More fun with old laptops

I’m playing with my old Sony XG-19 again. As reported earlier, OpenBSD 4.1 worked but never played DVDs, Fedora 7 blew chunks during the install, and Debian 4.0 worked fine, requiring only a few xorg.conf tweaks and a copy of libdvdcss2.

But it sucked for Japanese, so it had to go. There are all sorts of input managers and applications available, but they don’t all play nice with each other, and the system setup assumes that anyone who wants to type in Japanese wants a completely localized system. You can work around this, eventually, but I lost patience.

So I tried CentOS 5. The graphical install worked fine, the xorg.conf file only needed a one-line change to shut off double-tapping on the trackpad, and once you find DAG, it’s easy to get DVDs playing with VLC (Totem steadfastly refuses to admit which of its plugins are missing, and nothing I install seems to placate it, but who cares?).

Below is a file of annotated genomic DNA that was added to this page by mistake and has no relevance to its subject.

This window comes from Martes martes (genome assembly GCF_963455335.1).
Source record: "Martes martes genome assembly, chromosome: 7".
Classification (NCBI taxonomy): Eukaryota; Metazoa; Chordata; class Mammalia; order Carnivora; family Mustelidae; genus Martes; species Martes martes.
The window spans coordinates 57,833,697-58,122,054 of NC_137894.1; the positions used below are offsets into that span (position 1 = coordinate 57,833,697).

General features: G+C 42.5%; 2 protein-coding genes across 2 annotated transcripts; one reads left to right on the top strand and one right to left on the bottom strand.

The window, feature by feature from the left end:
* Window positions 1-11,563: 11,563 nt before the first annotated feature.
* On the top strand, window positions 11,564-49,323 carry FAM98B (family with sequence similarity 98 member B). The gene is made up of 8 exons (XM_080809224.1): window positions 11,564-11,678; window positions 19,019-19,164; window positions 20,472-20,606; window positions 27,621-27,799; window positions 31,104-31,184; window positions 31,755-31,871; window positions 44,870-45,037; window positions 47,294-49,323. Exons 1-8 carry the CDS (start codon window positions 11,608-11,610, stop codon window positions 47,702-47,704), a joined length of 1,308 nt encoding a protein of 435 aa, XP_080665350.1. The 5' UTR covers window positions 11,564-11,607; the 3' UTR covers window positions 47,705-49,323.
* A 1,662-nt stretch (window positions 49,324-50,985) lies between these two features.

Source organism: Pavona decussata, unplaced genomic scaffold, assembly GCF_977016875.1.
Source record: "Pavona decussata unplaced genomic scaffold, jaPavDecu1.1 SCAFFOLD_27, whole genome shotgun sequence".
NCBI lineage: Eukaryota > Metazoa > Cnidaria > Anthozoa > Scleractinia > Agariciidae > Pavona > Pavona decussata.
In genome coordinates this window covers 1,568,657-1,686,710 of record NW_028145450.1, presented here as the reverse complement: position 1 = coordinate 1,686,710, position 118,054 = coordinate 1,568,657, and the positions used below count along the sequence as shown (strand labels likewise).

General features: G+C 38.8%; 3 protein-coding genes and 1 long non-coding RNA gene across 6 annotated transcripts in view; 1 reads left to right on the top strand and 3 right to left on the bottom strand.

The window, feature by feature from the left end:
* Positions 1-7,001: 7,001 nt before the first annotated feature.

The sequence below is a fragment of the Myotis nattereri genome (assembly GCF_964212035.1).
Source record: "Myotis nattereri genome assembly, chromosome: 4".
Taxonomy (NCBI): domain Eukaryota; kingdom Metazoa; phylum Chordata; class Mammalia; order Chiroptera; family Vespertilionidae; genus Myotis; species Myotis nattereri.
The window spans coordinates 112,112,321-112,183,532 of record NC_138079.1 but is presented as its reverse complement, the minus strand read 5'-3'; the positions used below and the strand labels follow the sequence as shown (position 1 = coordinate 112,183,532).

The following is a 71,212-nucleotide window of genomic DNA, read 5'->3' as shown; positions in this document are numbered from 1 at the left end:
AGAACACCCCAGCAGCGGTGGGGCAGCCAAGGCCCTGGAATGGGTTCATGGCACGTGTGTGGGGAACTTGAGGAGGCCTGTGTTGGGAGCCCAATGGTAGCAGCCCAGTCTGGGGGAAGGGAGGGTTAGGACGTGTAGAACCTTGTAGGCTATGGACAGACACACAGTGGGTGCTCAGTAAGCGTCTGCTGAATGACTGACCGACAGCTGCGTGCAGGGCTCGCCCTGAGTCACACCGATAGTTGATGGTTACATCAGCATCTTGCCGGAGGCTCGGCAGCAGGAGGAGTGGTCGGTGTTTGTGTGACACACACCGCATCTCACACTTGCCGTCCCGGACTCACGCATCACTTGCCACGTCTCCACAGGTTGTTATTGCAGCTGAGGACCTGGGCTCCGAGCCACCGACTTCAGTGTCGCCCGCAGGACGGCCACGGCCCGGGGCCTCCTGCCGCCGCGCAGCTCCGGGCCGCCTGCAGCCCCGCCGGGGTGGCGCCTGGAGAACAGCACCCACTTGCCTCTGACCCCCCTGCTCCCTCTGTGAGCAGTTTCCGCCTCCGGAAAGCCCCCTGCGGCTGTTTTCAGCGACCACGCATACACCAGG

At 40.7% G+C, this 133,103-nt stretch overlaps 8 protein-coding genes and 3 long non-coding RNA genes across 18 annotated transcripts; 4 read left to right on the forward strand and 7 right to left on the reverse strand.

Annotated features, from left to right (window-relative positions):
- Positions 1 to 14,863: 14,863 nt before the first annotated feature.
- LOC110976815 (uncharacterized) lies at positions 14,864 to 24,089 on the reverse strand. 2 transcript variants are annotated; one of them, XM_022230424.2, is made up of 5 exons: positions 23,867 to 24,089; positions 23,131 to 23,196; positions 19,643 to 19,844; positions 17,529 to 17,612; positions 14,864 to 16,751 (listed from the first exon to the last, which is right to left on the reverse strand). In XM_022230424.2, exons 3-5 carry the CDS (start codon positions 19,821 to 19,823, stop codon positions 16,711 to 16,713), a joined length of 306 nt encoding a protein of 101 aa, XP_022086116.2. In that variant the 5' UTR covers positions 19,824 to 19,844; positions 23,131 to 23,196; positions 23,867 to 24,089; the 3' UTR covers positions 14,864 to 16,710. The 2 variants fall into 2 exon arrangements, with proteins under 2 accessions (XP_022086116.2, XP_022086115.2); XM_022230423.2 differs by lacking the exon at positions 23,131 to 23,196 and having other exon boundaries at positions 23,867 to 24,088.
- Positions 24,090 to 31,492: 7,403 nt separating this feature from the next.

The Japanese support in CentOS is much more mature, and offers a user experience reasonably close to Mac OS X or Windows. The default keybindings are naturally different from anything you’ve ever used before, but one has to make some concessions when dealing with Open Source, and it has a “behave like Windows” option.

Now to build the current version of Claws Mail…

[Update: got Claws 2.10 built and running, and unlike my Debian install, it plays nice with the Japanese input method.]